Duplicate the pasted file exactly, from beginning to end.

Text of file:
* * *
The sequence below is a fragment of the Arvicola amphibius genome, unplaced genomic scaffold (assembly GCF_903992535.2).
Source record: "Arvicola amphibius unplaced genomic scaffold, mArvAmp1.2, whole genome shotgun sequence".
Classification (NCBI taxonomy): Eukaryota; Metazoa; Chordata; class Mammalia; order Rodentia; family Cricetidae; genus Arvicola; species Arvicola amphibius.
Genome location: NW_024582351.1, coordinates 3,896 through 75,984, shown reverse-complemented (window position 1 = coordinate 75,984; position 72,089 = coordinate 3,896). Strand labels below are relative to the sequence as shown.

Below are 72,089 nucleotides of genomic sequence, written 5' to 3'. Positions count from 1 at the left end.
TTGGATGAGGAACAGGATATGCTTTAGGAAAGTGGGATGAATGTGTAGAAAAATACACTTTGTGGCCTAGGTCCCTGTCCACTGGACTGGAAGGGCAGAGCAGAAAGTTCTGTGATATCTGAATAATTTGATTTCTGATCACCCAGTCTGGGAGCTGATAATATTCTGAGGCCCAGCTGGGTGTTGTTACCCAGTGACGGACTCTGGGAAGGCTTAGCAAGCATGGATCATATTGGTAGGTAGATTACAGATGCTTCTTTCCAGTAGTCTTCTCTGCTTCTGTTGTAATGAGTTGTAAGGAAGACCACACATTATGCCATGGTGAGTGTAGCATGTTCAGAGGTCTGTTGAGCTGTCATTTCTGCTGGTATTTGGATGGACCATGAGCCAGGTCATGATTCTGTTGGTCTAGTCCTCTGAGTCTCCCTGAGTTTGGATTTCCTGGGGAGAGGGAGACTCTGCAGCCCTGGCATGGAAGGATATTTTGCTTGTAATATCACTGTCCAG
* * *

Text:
The sequence below is a fragment of the Arvicola amphibius genome, unplaced genomic scaffold (assembly GCF_903992535.2).
Source record: "Arvicola amphibius unplaced genomic scaffold, mArvAmp1.2, whole genome shotgun sequence".
Classification (NCBI taxonomy): Eukaryota; Metazoa; Chordata; class Mammalia; order Rodentia; family Cricetidae; genus Arvicola; species Arvicola amphibius.
Genome location: NW_024582351.1, coordinates 3,896 through 75,984, shown reverse-complemented (window position 1 = coordinate 75,984; position 72,089 = coordinate 3,896). Strand labels below are relative to the sequence as shown.

Below are 72,089 nucleotides of genomic sequence, written 5' to 3'. Positions count from 1 at the left end.
TTGGATGAGGAACAGGATATGCTTTAGGAAAGTGGGATGAATGTGTAGAAAAATACACTTTGTGGCCTAGGTCCCTGTCCACTGGACTGGAAGGGCAGAGCAGAAAGTTCTGTGATATCTGAATAATTTGATTTCTGATCACCCAGTCTGGGAGCTGATAATATTCTGAGGCCCAGCTGGGTGTTGTTACCCAGTGACGGACTCTGGGAAGGCTTAGCAAGCATGGATCATATTGGTAGGTAGATTACAGATGCTTCTTTCCAGTAGTCTTCTCTGCTTCTGTTGTAATGAGTTGTAAGGAAGACCACACATTATGCCATGGTGAGTGTAGCATGTTCAGAGGTCTGTTGAGCTGTCATTTCTGCTGGTATTTGGATGGACCATGAGCCAGGTCATGATTCTGTTGGTCTAGTCCTCTGAGTCTCCCTGAGTTTGGATTTCCTGGGGAGAGGGAGACTCTGCAGCCCTGGCATGGAAGGATATTTTGCTTGTAATATCACTGTCCAG